With great power has come great responsibility. On May 16, 2009, the election results were out in India, the world’s largest democracy. The Congress-led United Progressive Alliance, like a silent tsunami, swamped its rivals to triumphantly return to power. The Indian Stock Market saluted this win. The sensex soared 2111 points, the sharpest one-day rise ever by any index in the world. Within seconds of its opening on May 18, the sensex skyrocketed by 17.3% and trading had to be halted for the day. India’s currency too rose, marking the sharpest increase in 23 years.
It is widely said that the Congress coming to power is a vote for policy reforms, stability and good governance. However, despite these favourable movements, one needs to remember that the Congress has inherited a crown full of thorns. Industrial production is plummeting, exports are shrinking and fiscal deficit is rising. Thus the immediate tasks before the government are many and challenging.
The global economic slump hit the world’s second fastest-growing economy and Asia’s third-largest harder than expected. Growth in India is expected to slow to a seven-year low of about 6% this fiscal year, from about 7% in 2008-2009, and from rates of 9% or more in the previous three years. Millions of jobs have already been lost. Addressing the members of parliament, Indian Prime Minister Dr. Manmohan Singh said, “We have to revive growth and make it more inclusive.” To achieve this, he said, “we must also ensure that we can sustain growth”. Thus it is a time in India when growth, development and sustainability are top priorities for the government. Of immediate concern are job creation, poverty reduction, agricultural revitalization and the acceleration of industrial development. Investment in infrastructure, healthcare and sanitation are other reform priorities. In the near future the government also plans to introduce reforms in the pension and education sectors. Enhancing caps on foreign direct investments (FDIs) in sectors such as retail, insurance and aviation are also on the anvil. Divestment of shares of state-owned enterprises (SOEs) – a policy that was stalled by the allies of the previous coalition government – is also expected to be carried forward.
In order to make growth more inclusive in a country where one third of the population lives in abject poverty, a country which has 60 million malnourished children (40% of the world’s total), providing for food and jobs is imperative. The National Rural Employment Guarantee Act that guarantees a job for 100 days is one such step. In fact, it is commonly believed that this program was singularly responsible for the victory of Congress in a number of districts where it was launched. The government is sure to expand this program in the coming months. Increases in spending on education, healthcare and rural development are also likely. Providing food grain at a subsidised price to families below the poverty line is another election promise that the Congress is sure to keep. No doubt, such schemes give immediate relief to the poor, but sustaining these programs on a large scale is difficult indeed, given the alarmingly high fiscal deficit (currently running at about 12% of the gross domestic product).
The economic slowdown, by impacting the growth rate, is resulting in lower than expected tax revenues. Further, the crude oil price shock resulted in a highly inflated oil and fertilizer subsidy bill. Also, the Indian government decided to revise the salaries of its employees by a hefty margin at each level, and a massive loan waiver (amounting to almost 1.6% of GDP) was also offered for some 43 million poor farm families. This too put a heavy burden on the exchequer.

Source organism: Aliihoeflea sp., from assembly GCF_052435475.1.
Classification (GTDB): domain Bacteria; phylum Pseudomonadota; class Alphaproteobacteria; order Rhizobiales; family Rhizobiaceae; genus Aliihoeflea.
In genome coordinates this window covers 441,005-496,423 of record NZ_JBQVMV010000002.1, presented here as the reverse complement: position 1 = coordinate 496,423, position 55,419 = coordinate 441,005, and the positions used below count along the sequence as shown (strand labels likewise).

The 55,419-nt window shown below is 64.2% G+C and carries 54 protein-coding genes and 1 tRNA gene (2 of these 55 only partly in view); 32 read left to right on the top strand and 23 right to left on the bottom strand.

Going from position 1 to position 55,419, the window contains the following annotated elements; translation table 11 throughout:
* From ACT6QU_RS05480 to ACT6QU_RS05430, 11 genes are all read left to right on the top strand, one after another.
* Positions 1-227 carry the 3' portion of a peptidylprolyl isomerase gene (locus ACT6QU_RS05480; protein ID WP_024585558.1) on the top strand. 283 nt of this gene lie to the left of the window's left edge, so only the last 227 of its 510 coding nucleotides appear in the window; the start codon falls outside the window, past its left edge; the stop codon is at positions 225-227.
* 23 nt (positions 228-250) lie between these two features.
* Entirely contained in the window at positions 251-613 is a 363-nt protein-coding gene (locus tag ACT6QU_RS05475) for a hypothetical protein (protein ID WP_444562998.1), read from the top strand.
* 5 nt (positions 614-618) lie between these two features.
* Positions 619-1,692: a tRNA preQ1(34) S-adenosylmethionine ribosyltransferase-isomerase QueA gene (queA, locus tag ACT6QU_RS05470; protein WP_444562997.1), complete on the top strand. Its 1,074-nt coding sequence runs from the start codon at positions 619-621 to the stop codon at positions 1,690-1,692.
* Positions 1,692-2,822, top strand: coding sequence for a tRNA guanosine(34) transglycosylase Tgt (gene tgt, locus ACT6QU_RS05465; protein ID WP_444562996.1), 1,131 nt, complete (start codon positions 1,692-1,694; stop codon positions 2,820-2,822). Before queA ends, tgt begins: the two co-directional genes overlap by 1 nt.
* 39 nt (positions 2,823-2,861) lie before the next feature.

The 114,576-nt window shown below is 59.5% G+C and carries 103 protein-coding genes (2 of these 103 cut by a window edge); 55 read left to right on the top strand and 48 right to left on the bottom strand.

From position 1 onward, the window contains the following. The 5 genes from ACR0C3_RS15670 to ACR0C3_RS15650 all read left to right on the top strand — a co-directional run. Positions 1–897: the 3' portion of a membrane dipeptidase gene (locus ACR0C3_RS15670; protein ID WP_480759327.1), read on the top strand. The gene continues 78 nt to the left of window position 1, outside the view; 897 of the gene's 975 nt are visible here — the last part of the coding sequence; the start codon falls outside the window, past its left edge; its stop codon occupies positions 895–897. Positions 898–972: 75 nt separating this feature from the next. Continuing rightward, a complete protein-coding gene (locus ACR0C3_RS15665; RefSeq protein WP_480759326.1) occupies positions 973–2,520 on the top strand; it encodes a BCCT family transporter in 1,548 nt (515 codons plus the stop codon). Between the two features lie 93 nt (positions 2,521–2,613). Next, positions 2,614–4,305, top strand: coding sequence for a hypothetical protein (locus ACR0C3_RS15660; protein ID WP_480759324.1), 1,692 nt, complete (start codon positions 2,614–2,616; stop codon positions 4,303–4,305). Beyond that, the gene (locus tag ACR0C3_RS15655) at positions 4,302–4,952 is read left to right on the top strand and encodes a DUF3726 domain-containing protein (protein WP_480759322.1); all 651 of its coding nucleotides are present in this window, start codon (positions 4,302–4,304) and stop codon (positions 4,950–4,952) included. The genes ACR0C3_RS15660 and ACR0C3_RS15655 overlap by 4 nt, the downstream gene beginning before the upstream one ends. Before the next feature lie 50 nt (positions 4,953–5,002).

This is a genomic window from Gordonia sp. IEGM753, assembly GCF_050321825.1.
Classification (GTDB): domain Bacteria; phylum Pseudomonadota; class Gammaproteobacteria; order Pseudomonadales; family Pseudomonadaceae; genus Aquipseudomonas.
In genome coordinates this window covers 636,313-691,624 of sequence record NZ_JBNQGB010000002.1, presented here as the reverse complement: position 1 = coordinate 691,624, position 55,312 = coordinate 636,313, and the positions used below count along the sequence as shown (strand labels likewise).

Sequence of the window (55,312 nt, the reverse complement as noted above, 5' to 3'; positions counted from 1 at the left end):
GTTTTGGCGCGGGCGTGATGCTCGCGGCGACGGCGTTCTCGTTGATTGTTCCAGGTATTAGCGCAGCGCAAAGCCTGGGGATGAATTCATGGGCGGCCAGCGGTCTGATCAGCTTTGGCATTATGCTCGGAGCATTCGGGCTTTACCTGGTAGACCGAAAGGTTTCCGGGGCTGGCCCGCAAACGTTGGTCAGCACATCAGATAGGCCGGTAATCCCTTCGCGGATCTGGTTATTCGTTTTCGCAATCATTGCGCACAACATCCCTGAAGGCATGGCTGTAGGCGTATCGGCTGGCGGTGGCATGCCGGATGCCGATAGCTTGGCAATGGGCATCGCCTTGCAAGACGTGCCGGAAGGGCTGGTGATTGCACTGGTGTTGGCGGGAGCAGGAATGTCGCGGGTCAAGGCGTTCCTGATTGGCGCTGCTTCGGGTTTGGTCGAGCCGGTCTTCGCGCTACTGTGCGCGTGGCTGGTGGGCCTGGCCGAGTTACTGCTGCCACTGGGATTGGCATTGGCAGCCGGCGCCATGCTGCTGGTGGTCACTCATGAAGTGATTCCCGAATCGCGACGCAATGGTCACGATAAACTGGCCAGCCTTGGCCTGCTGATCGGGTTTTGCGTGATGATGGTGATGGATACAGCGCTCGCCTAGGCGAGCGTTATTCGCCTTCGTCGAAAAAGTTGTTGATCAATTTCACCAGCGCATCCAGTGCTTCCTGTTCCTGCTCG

On top of all this, in order to counter the economic slowdown, the government came out with two stimulus packages.
Most economists believe that the new government will have to take immediate steps to control the fiscal situation. In fact, the developments in global markets derailed India’s fiscal reform process which was going very smoothly during the past few years.
Undoubtedly, extraordinary circumstances demand extraordinary responses: while acknowledging the gravity of rising fiscal deficits, the leaders of Congress feel that the fiscal deficit is not an immediate concern compared to the pressing need to revive India’s growth rate and to uplift millions of poor living in abject poverty.
The government of course has the option of selling its shareholdings in a number of SOEs as a means to generate quick revenues. With the leftist parties (ideologically opposed to disinvestment) no longer a part of the government, bringing out its disinvestment program from the deep freeze is eagerly looked forward to. The Congress party’s manifesto clearly states that disinvestments will be pursued, though privatization in the form of strategic sales (in sectors such as power and railways) to private parties will not be encouraged. While strategic sales best serve the objective of improvement in firms’ efficiency and revenue maximization for the government, partial divestiture through public offering promotes ‘democratic privatization’. That is, it results in widespread ownership of shares, thereby widening the capital market.
With the global economic picture brightening, projections by the Reserve Bank of India (RBI) – India’s central bank – are also rosy. The Indian economy is now expected to recover from the impact of the financial meltdown by later this year as stability gets restored in world markets. Its governor, Dr. D. Subbarao, stated that India’s lower dependence on merchandise exports, a smoothly functioning financial system, comfortable forex reserves and modest inflation will help achieve a swift recovery from the slowdown. With revival around the corner and a new government without ideological shackles to pursue economic reforms, India is truly poised to be the new Asian tiger.